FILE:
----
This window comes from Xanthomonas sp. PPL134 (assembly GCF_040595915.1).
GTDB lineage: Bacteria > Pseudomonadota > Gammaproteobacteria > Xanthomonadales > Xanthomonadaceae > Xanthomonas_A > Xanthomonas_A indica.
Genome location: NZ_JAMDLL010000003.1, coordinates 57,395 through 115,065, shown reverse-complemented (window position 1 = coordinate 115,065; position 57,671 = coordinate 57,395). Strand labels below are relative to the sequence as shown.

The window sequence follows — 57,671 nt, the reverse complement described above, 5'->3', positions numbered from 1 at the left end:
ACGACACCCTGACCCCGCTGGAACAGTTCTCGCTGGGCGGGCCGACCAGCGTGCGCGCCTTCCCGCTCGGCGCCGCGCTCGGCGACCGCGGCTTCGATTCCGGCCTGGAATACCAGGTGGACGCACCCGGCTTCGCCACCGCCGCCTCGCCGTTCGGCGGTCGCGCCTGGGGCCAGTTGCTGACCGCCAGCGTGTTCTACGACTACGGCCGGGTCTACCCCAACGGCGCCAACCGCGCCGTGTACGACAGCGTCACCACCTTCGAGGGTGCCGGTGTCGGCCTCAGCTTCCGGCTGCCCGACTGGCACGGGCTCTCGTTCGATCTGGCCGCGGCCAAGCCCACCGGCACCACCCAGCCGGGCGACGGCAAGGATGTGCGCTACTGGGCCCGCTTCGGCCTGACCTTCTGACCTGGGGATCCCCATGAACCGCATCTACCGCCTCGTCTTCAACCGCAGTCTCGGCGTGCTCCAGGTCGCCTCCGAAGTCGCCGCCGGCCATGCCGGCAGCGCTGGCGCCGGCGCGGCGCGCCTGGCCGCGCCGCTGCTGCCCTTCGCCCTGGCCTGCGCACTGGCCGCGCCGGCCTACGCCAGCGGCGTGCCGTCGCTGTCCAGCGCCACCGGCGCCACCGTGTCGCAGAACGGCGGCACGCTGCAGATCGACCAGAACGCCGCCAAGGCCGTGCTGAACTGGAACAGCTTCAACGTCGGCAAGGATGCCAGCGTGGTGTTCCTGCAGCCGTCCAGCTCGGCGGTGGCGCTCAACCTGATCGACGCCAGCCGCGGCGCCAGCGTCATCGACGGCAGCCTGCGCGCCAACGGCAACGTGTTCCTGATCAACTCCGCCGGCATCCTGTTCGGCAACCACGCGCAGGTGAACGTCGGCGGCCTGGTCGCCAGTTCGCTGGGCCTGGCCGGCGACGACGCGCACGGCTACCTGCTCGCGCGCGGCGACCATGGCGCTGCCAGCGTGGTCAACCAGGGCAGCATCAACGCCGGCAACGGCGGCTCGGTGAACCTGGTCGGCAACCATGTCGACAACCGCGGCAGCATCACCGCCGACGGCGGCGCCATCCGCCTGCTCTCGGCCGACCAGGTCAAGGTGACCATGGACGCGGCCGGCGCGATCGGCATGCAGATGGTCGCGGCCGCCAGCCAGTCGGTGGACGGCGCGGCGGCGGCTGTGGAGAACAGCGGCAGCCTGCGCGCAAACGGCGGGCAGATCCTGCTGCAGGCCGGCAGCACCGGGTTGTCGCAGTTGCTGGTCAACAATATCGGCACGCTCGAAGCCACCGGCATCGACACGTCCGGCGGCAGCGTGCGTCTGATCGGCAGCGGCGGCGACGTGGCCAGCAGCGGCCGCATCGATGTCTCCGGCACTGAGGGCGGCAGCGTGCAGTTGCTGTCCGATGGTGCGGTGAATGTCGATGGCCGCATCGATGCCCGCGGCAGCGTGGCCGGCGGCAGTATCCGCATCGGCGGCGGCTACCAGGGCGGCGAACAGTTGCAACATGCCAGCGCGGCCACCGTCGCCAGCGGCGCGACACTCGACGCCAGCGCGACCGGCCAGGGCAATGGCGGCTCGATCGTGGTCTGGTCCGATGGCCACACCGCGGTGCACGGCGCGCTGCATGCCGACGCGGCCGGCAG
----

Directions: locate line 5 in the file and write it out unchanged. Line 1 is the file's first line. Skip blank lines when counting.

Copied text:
ACGACACCCTGACCCCGCTGGAACAGTTCTCGCTGGGCGGGCCGACCAGCGTGCGCGCCTTCCCGCTCGGCGCCGCGCTCGGCGACCGCGGCTTCGATTCCGGCCTGGAATACCAGGTGGACGCACCCGGCTTCGCCACCGCCGCCTCGCCGTTCGGCGGTCGCGCCTGGGGCCAGTTGCTGACCGCCAGCGTGTTCTACGACTACGGCCGGGTCTACCCCAACGGCGCCAACCGCGCCGTGTACGACAGCGTCACCACCTTCGAGGGTGCCGGTGTCGGCCTCAGCTTCCGGCTGCCCGACTGGCACGGGCTCTCGTTCGATCTGGCCGCGGCCAAGCCCACCGGCACCACCCAGCCGGGCGACGGCAAGGATGTGCGCTACTGGGCCCGCTTCGGCCTGACCTTCTGACCTGGGGATCCCCATGAACCGCATCTACCGCCTCGTCTTCAACCGCAGTCTCGGCGTGCTCCAGGTCGCCTCCGAAGTCGCCGCCGGCCATGCCGGCAGCGCTGGCGCCGGCGCGGCGCGCCTGGCCGCGCCGCTGCTGCCCTTCGCCCTGGCCTGCGCACTGGCCGCGCCGGCCTACGCCAGCGGCGTGCCGTCGCTGTCCAGCGCCACCGGCGCCACCGTGTCGCAGAACGGCGGCACGCTGCAGATCGACCAGAACGCCGCCAAGGCCGTGCTGAACTGGAACAGCTTCAACGTCGGCAAGGATGCCAGCGTGGTGTTCCTGCAGCCGTCCAGCTCGGCGGTGGCGCTCAACCTGATCGACGCCAGCCGCGGCGCCAGCGTCATCGACGGCAGCCTGCGCGCCAACGGCAACGTGTTCCTGATCAACTCCGCCGGCATCCTGTTCGGCAACCACGCGCAGGTGAACGTCGGCGGCCTGGTCGCCAGTTCGCTGGGCCTGGCCGGCGACGACGCGCACGGCTACCTGCTCGCGCGCGGCGACCATGGCGCTGCCAGCGTGGTCAACCAGGGCAGCATCAACGCCGGCAACGGCGGCTCGGTGAACCTGGTCGGCAACCATGTCGACAACCGCGGCAGCATCACCGCCGACGGCGGCGCCATCCGCCTGCTCTCGGCCGACCAGGTCAAGGTGACCATGGACGCGGCCGGCGCGATCGGCATGCAGATGGTCGCGGCCGCCAGCCAGTCGGTGGACGGCGCGGCGGCGGCTGTGGAGAACAGCGGCAGCCTGCGCGCAAACGGCGGGCAGATCCTGCTGCAGGCCGGCAGCACCGGGTTGTCGCAGTTGCTGGTCAACAATATCGGCACGCTCGAAGCCACCGGCATCGACACGTCCGGCGGCAGCGTGCGTCTGATCGGCAGCGGCGGCGACGTGGCCAGCAGCGGCCGCATCGATGTCTCCGGCACTGAGGGCGGCAGCGTGCAGTTGCTGTCCGATGGTGCGGTGAATGTCGATGGCCGCATCGATGCCCGCGGCAGCGTGGCCGGCGGCAGTATCCGCATCGGCGGCGGCTACCAGGGCGGCGAACAGTTGCAACATGCCAGCGCGGCCACCGTCGCCAGCGGCGCGACACTCGACGCCAGCGCGACCGGCCAGGGCAATGGCGGCTCGATCGTGGTCTGGTCCGATGGCCACACCGCGGTGCACGGCGCGCTGCATGCCGACGCGGCCGGCAG